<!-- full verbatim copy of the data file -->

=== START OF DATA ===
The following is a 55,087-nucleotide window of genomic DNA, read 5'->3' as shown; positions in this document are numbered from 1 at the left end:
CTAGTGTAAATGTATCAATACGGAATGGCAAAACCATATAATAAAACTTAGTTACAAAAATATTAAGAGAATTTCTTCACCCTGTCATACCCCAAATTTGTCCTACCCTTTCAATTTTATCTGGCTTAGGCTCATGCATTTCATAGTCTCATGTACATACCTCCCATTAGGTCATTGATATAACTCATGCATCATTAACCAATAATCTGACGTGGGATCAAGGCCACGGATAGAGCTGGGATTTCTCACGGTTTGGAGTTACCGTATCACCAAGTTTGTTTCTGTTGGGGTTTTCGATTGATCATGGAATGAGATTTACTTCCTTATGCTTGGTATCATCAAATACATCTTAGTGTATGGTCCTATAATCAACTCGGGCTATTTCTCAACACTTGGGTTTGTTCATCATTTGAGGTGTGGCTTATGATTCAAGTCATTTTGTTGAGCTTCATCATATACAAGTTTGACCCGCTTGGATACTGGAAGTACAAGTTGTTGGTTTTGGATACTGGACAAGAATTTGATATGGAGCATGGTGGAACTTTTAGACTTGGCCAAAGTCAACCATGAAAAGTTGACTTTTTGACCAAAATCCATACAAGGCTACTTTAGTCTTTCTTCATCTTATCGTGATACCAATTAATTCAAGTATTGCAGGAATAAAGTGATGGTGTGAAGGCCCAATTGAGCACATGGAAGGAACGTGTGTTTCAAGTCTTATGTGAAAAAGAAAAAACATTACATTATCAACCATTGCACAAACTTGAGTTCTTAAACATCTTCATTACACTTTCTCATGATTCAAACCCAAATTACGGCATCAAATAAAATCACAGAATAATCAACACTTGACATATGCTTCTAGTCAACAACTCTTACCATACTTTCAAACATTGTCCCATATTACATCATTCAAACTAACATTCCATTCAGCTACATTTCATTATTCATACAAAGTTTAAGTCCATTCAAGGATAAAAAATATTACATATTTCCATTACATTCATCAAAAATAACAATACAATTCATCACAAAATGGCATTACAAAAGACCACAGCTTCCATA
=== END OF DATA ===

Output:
The following is a 55,087-nucleotide window of genomic DNA, read 5'->3' as shown; positions in this document are numbered from 1 at the left end:
CTAGTGTAAATGTATCAATACGGAATGGCAAAACCATATAATAAAACTTAGTTACAAAAATATTAAGAGAATTTCTTCACCCTGTCATACCCCAAATTTGTCCTACCCTTTCAATTTTATCTGGCTTAGGCTCATGCATTTCATAGTCTCATGTACATACCTCCCATTAGGTCATTGATATAACTCATGCATCATTAACCAATAATCTGACGTGGGATCAAGGCCACGGATAGAGCTGGGATTTCTCACGGTTTGGAGTTACCGTATCACCAAGTTTGTTTCTGTTGGGGTTTTCGATTGATCATGGAATGAGATTTACTTCCTTATGCTTGGTATCATCAAATACATCTTAGTGTATGGTCCTATAATCAACTCGGGCTATTTCTCAACACTTGGGTTTGTTCATCATTTGAGGTGTGGCTTATGATTCAAGTCATTTTGTTGAGCTTCATCATATACAAGTTTGACCCGCTTGGATACTGGAAGTACAAGTTGTTGGTTTTGGATACTGGACAAGAATTTGATATGGAGCATGGTGGAACTTTTAGACTTGGCCAAAGTCAACCATGAAAAGTTGACTTTTTGACCAAAATCCATACAAGGCTACTTTAGTCTTTCTTCATCTTATCGTGATACCAATTAATTCAAGTATTGCAGGAATAAAGTGATGGTGTGAAGGCCCAATTGAGCACATGGAAGGAACGTGTGTTTCAAGTCTTATGTGAAAAAGAAAAAACATTACATTATCAACCATTGCACAAACTTGAGTTCTTAAACATCTTCATTACACTTTCTCATGATTCAAACCCAAATTACGGCATCAAATAAAATCACAGAATAATCAACACTTGACATATGCTTCTAGTCAACAACTCTTACCATACTTTCAAACATTGTCCCATATTACATCATTCAAACTAACATTCCATTCAGCTACATTTCATTATTCATACAAAGTTTAAGTCCATTCAAGGATAAAAAATATTACATATTTCCATTACATTCATCAAAAATAACAATACAATTCATCACAAAATGGCATTACAAAAGACCACAGCTTCCATA